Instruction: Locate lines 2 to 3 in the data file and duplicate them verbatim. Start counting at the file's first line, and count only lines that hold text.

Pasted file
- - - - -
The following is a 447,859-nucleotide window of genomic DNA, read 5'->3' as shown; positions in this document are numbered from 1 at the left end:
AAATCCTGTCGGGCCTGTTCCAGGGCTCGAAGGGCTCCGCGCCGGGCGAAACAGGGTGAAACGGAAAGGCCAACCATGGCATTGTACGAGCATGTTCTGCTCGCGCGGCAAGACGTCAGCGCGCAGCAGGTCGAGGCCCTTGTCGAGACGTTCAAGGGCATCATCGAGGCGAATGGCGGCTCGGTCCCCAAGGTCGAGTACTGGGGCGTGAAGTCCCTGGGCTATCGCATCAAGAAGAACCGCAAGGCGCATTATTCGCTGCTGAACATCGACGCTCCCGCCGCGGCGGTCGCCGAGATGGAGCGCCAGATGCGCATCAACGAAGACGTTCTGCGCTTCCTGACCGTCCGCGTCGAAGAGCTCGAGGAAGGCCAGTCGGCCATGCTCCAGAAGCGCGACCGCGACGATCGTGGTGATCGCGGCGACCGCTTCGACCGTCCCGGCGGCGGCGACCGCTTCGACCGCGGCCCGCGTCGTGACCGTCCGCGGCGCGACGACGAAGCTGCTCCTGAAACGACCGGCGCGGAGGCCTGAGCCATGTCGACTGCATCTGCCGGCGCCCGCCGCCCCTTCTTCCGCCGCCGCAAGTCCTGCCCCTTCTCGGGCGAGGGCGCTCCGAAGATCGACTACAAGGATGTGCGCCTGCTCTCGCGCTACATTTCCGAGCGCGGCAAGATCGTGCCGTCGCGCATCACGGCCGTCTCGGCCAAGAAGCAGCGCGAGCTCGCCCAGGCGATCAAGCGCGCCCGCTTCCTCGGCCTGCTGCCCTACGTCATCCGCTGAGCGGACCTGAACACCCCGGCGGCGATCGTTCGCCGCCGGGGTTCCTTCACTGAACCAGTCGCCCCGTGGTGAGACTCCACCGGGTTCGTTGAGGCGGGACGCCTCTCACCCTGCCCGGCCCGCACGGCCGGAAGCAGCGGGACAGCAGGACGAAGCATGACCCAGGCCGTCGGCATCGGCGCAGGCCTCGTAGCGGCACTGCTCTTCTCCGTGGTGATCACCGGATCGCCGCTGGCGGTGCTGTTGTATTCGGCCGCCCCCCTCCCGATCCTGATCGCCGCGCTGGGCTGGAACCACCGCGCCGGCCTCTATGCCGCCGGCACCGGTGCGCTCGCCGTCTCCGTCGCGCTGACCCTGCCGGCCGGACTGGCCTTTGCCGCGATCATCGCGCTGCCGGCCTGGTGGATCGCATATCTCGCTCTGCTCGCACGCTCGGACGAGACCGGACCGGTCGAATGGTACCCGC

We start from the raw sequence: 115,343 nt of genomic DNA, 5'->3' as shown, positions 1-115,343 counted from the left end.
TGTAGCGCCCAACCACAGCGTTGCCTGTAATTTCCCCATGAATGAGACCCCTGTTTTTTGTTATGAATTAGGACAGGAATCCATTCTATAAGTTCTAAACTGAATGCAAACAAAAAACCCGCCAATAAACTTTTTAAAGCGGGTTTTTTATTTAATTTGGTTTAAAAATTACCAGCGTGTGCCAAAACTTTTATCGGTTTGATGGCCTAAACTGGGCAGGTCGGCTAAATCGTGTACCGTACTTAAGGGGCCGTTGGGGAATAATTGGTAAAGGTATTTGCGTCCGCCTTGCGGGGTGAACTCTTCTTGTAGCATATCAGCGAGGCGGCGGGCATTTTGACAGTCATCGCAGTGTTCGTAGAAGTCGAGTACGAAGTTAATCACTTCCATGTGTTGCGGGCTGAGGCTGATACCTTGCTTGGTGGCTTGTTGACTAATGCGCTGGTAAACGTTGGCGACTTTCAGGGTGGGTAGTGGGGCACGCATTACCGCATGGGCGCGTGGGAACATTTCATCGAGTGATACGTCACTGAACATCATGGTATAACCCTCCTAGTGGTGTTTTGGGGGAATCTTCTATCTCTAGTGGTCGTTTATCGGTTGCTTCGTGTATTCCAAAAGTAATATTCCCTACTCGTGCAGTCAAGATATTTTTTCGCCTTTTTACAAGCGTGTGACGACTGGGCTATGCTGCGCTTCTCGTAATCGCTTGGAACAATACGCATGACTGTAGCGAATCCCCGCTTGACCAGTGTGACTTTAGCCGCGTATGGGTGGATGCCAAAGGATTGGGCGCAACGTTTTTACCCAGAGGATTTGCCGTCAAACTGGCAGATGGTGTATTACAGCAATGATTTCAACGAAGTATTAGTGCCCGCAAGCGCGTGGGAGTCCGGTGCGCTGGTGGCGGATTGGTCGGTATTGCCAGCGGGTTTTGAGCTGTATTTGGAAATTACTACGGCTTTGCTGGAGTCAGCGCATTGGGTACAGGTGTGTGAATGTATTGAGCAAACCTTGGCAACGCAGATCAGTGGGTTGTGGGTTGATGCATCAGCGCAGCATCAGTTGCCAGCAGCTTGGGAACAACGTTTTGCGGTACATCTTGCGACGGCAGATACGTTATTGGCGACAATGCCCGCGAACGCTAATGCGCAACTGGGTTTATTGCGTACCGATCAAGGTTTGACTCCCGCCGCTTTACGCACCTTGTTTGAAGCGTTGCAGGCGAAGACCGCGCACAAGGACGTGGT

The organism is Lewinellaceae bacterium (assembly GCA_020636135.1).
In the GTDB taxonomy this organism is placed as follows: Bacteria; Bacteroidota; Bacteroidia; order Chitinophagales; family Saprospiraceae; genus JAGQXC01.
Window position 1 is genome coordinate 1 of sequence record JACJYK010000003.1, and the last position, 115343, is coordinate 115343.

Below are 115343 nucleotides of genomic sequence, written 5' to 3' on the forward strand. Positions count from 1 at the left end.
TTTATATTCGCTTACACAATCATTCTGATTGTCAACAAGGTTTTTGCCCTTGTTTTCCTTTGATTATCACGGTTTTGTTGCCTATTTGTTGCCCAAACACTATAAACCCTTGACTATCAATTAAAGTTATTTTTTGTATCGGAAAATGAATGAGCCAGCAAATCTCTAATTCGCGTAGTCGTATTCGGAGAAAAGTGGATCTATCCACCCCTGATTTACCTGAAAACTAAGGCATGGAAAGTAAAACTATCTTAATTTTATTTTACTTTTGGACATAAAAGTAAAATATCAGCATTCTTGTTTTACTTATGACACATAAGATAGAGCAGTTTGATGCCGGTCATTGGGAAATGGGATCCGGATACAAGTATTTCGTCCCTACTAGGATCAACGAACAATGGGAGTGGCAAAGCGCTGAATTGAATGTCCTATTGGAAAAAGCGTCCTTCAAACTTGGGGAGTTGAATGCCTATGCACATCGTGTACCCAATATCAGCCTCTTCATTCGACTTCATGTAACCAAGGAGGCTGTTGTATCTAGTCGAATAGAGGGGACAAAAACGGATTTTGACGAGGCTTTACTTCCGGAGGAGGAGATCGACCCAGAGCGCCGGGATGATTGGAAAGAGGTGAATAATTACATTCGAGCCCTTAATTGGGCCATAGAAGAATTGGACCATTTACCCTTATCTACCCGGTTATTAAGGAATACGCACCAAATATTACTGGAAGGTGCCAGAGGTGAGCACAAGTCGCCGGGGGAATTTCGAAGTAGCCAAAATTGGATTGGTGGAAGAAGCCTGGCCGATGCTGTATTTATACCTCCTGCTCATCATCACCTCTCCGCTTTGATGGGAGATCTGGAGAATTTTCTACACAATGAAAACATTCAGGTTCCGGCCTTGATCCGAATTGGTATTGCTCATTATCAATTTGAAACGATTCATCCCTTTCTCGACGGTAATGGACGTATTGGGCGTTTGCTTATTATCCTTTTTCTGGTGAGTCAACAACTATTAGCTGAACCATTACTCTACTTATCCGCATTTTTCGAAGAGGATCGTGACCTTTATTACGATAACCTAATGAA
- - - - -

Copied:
AAATCCTGTCGGGCCTGTTCCAGGGCTCGAAGGGCTCCGCGCCGGGCGAAACAGGGTGAAACGGAAAGGCCAACCATGGCATTGTACGAGCATGTTCTGCTCGCGCGGCAAGACGTCAGCGCGCAGCAGGTCGAGGCCCTTGTCGAGACGTTCAAGGGCATCATCGAGGCGAATGGCGGCTCGGTCCCCAAGGTCGAGTACTGGGGCGTGAAGTCCCTGGGCTATCGCATCAAGAAGAACCGCAAGGCGCATTATTCGCTGCTGAACATCGACGCTCCCGCCGCGGCGGTCGCCGAGATGGAGCGCCAGATGCGCATCAACGAAGACGTTCTGCGCTTCCTGACCGTCCGCGTCGAAGAGCTCGAGGAAGGCCAGTCGGCCATGCTCCAGAAGCGCGACCGCGACGATCGTGGTGATCGCGGCGACCGCTTCGACCGTCCCGGCGGCGGCGACCGCTTCGACCGCGGCCCGCGTCGTGACCGTCCGCGGCGCGACGACGAAGCTGCTCCTGAAACGACCGGCGCGGAGGCCTGAGCCATGTCGACTGCATCTGCCGGCGCCCGCCGCCCCTTCTTCCGCCGCCGCAAGTCCTGCCCCTTCTCGGGCGAGGGCGCTCCGAAGATCGACTACAAGGATGTGCGCCTGCTCTCGCGCTACATTTCCGAGCGCGGCAAGATCGTGCCGTCGCGCATCACGGCCGTCTCGGCCAAGAAGCAGCGCGAGCTCGCCCAGGCGATCAAGCGCGCCCGCTTCCTCGGCCTGCTGCCCTACGTCATCCGCTGAGCGGACCTGAACACCCCGGCGGCGATCGTTCGCCGCCGGGGTTCCTTCACTGAACCAGTCGCCCCGTGGTGAGACTCCACCGGGTTCGTTGAGGCGGGACGCCTCTCACCCTGCCCGGCCCGCACGGCCGGAAGCAGCGGGACAGCAGGACGAAGCATGACCCAGGCCGTCGGCATCGGCGCAGGCCTCGTAGCGGCACTGCTCTTCTCCGTGGTGATCACCGGATCGCCGCTGGCGGTGCTGTTGTATTCGGCCGCCCCCCTCCCGATCCTGATCGCCGCGCTGGGCTGGAACCACCGCGCCGGCCTCTATGCCGCCGGCACCGGTGCGCTCGCCGTCTCCGTCGCGCTGACCCTGCCGGCCGGACTGGCCTTTGCCGCGATCATCGCGCTGCCGGCCTGGTGGATCGCATATCTCGCTCTGCTCGCACGCTCGGACGAGACCGGACCGGTCGAATGGTACCCGC

We start from the raw sequence: 115,343 nt of genomic DNA, 5'->3' as shown, positions 1-115,343 counted from the left end.